The project started with American GPS satellites, but the company added the ability to use signals from the European Union’s Galileo constellation. And with just a software update, says Allain, the satellites can suck in information from any position-and-navigation satellite, provided they get permission from the FCC. (Will Spire be using data from China’s BeiDou network? Allain can “neither confirm nor deny.”)
Much of the data that feeds into weather forecasts currently comes from NOAA. And while the agency has had, and will soon have, more radio-occultation smallsats of its own, it’s interested in learning whether it could also buy such data. It’s like how NASA now pays SpaceX for some of its launches instead of sending up all its own rockets. In 2016 NOAA awarded Spire and a company named GeoOptics, which uses the same technique, small grants to demonstrate that their data could potentially improve NOAA’s weather forecasts. The companies had until April 30, 2017.
But the pilot didn’t go as planned: Due to launch delays, GeoOptics didn’t even have any satellites in orbit before the end of the trial period. Allain says NOAA was happy with Spire’s quality (a statement I could not verify with NOAA because of the government shutdown), but that “they were somewhat displeased with the amount of the data.” Spire, too, had launch delays, so it didn’t have its full fleet of satellites in orbit and only managed to collect the desired quantity of data towards the trial’s end. (Today, the satellites collect daily the same amount they did, total, during the NOAA trial.)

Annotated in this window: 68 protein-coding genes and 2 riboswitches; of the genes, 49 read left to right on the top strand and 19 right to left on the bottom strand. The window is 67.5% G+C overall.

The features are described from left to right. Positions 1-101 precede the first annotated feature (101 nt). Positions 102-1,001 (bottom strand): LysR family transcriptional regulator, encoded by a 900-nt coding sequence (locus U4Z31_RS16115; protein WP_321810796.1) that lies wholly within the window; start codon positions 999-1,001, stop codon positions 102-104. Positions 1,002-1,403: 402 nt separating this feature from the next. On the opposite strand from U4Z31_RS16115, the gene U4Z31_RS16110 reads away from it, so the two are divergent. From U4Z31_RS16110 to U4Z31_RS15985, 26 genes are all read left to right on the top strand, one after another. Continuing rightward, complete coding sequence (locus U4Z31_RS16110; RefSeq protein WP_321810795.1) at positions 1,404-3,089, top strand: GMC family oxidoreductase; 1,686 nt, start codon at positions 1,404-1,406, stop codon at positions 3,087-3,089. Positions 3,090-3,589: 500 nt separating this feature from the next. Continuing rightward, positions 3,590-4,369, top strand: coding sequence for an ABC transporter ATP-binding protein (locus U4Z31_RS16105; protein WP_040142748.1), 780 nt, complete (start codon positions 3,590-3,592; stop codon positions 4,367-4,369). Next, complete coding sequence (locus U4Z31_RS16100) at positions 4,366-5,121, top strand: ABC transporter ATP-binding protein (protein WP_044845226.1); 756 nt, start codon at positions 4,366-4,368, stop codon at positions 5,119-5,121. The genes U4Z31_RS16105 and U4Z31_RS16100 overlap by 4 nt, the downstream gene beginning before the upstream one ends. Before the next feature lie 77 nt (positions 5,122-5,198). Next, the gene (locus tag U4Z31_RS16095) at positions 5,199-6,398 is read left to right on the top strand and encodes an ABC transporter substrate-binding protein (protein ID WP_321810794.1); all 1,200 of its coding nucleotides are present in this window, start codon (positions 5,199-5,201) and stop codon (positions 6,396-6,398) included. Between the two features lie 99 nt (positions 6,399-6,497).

Still, NOAA initiated a second round, with harder and stricter requirements. It gave second contracts to Spire and GeoOptics (which now has some actual satellites), and one to PlanetIQ (which does not, but also plans to use radio occultation).
NASA has a similar program. Spire nabbed a contract there. So, too, did a company called Planet, which operates a huge fleet of satellites that image Earth’s entire landmass every day, and DigitalGlobe, which sells imagery so high-def you could see a laptop from space.
Science agencies aren’t the only ones that see potential in the boom of private small satellites: The National Geospatial-Intelligence Agency (NGA) and the National Reconnaissance Office, your favorite spy centers, have the Commercial GEOINT Activity Program. And Spire, together with Ball Aerospace, has already handed the NGA data about ship traffic in the far north.